It was a bit of a rocky finish on our Strong Fathers, Strong Daughters Group Blogging Project. But here are some closing thoughts of mine.
As a father of soon-to-be two daughters, this book scared the crap out of me.
The challenge ahead is huge, particularly because our instantaneous, over-sexualized, materialistic culture seems to wage war against their sense of wholeness at every turn.
I don’t think most dads grasp just how powerful of an influence they are in the lives of their daughters. You really are heroes. You can be the most socially-awkward, boring, and lame excuse for a human being out there, and you’d still be a hero in the eyes of your daughter. At least that’s the starting point for all of us.
And even when they discover you’re just another fallen broken creature, there’s still some small space in their heart that reserves hope for the incredible man you can be.
Although I always thought I’d be the ‘good-cop’, I’m not. The book helped affirm to me that my daughters need me to be their dad, more than their best friend. This desire of “Am I worth fighting for?“, something I see even in my own wife, is built into our daughters.
They need to see the strength of our convictions even if at times it involves disciplining them. One of my favorite quotes was “When your two-year old daughter has a temper tantrum, put her in time-out and ignore her until she calms down. When she’s sixteen, do exactly the same.” (I’m still convinced I’ll be considered ‘cool’ when they’re sixteen at the moment though).
Some of the stories in the book were completely heart wrenching. You can be the best dad on the planet, and things can still happen. Our girls can break us into a million pieces and we still need to keep taking the hits, perusing, and loving. God may be love, but the reality is we’re one of they’re best tangible expressions of what love is.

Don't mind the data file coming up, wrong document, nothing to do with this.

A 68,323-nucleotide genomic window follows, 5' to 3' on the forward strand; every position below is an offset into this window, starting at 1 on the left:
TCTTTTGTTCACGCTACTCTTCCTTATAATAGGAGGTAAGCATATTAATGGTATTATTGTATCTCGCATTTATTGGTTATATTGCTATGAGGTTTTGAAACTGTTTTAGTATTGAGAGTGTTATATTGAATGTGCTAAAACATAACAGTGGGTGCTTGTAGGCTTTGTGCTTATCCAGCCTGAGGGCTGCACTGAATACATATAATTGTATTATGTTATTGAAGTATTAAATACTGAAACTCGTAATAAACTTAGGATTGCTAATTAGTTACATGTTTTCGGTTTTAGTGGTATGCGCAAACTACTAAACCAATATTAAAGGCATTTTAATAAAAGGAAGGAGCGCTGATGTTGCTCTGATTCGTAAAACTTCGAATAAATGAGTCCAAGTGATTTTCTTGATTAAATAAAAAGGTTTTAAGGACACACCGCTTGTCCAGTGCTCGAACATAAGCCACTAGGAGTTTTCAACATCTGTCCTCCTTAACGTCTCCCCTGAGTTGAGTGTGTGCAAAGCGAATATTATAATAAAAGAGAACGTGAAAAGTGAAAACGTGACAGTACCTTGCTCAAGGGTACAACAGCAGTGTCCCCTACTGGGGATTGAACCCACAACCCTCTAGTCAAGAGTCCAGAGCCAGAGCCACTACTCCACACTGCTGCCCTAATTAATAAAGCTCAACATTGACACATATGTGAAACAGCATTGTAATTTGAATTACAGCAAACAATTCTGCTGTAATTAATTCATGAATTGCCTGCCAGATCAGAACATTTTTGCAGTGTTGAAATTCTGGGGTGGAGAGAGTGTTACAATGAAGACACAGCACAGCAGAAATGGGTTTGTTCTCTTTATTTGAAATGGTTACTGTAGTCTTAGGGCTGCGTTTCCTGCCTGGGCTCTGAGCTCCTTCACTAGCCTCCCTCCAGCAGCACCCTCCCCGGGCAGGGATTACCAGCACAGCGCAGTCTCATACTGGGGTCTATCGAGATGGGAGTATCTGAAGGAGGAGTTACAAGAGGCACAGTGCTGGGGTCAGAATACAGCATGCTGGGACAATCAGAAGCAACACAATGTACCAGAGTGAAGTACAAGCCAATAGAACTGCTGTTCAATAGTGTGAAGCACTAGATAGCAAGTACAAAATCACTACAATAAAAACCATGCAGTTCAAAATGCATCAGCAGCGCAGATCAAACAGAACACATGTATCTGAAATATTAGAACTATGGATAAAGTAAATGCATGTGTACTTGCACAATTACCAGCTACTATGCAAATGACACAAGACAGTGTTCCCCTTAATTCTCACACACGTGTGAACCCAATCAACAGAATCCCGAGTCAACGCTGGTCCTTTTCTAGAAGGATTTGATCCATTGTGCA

It’s nice to know that every man that enters the lives of our daughters will be compared against us. It challenges me to be an even better man, and part me takes a bit of joy in my little girls crushing guys hearts because they aren’t half the man their geriatric daddy is. (at least that’s what I’m hoping for, because these girls aren’t just going to be loved, but completely adored).
I know there’s a challenging road ahead – but I so feel so utterly blessed to be a father of two girls. A final quote from the book, “A man can banter with his friends and colleagues about whether God exists. But a father looks at his daughter and knows.”
* You can see chapter-by-chapter posts on the book from many other fathers in the previous 10 or so posts.